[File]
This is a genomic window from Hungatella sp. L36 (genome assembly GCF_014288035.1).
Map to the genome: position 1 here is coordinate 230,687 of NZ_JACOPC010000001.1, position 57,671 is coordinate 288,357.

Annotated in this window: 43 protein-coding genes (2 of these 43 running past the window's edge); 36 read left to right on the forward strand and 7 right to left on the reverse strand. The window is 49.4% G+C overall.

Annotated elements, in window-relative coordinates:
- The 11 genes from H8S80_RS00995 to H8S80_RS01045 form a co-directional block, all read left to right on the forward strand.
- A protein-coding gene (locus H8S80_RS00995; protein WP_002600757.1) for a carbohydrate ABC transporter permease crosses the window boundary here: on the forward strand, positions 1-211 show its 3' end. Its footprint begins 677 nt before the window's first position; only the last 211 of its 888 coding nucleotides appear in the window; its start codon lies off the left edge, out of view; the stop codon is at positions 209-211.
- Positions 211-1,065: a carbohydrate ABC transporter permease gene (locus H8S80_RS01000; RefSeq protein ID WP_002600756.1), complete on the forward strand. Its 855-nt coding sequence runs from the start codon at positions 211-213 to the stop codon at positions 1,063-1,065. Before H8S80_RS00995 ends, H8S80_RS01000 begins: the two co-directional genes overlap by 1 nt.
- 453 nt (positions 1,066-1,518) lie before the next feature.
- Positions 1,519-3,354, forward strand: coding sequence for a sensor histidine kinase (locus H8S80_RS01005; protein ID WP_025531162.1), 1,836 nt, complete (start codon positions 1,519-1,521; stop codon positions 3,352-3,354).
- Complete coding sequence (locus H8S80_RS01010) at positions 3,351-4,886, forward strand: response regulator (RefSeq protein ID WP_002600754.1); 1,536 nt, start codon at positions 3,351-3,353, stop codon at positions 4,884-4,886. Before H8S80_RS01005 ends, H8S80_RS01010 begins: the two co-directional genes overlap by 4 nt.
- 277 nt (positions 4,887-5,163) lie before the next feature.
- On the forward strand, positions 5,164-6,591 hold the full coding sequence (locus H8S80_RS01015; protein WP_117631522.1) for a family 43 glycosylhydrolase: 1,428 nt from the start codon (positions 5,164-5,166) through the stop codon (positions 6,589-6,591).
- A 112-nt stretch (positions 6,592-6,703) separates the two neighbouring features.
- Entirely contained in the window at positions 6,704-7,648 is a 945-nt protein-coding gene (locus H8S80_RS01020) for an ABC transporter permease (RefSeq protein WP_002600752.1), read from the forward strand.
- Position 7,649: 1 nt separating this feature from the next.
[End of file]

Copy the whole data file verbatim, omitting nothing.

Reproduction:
This is a genomic window from Hungatella sp. L36 (genome assembly GCF_014288035.1).
Map to the genome: position 1 here is coordinate 230,687 of NZ_JACOPC010000001.1, position 57,671 is coordinate 288,357.

Annotated in this window: 43 protein-coding genes (2 of these 43 running past the window's edge); 36 read left to right on the forward strand and 7 right to left on the reverse strand. The window is 49.4% G+C overall.

Annotated elements, in window-relative coordinates:
- The 11 genes from H8S80_RS00995 to H8S80_RS01045 form a co-directional block, all read left to right on the forward strand.
- A protein-coding gene (locus H8S80_RS00995; protein WP_002600757.1) for a carbohydrate ABC transporter permease crosses the window boundary here: on the forward strand, positions 1-211 show its 3' end. Its footprint begins 677 nt before the window's first position; only the last 211 of its 888 coding nucleotides appear in the window; its start codon lies off the left edge, out of view; the stop codon is at positions 209-211.
- Positions 211-1,065: a carbohydrate ABC transporter permease gene (locus H8S80_RS01000; RefSeq protein ID WP_002600756.1), complete on the forward strand. Its 855-nt coding sequence runs from the start codon at positions 211-213 to the stop codon at positions 1,063-1,065. Before H8S80_RS00995 ends, H8S80_RS01000 begins: the two co-directional genes overlap by 1 nt.
- 453 nt (positions 1,066-1,518) lie before the next feature.
- Positions 1,519-3,354, forward strand: coding sequence for a sensor histidine kinase (locus H8S80_RS01005; protein ID WP_025531162.1), 1,836 nt, complete (start codon positions 1,519-1,521; stop codon positions 3,352-3,354).
- Complete coding sequence (locus H8S80_RS01010) at positions 3,351-4,886, forward strand: response regulator (RefSeq protein ID WP_002600754.1); 1,536 nt, start codon at positions 3,351-3,353, stop codon at positions 4,884-4,886. Before H8S80_RS01005 ends, H8S80_RS01010 begins: the two co-directional genes overlap by 4 nt.
- 277 nt (positions 4,887-5,163) lie before the next feature.
- On the forward strand, positions 5,164-6,591 hold the full coding sequence (locus H8S80_RS01015; protein WP_117631522.1) for a family 43 glycosylhydrolase: 1,428 nt from the start codon (positions 5,164-5,166) through the stop codon (positions 6,589-6,591).
- A 112-nt stretch (positions 6,592-6,703) separates the two neighbouring features.
- Entirely contained in the window at positions 6,704-7,648 is a 945-nt protein-coding gene (locus H8S80_RS01020) for an ABC transporter permease (RefSeq protein WP_002600752.1), read from the forward strand.
- Position 7,649: 1 nt separating this feature from the next.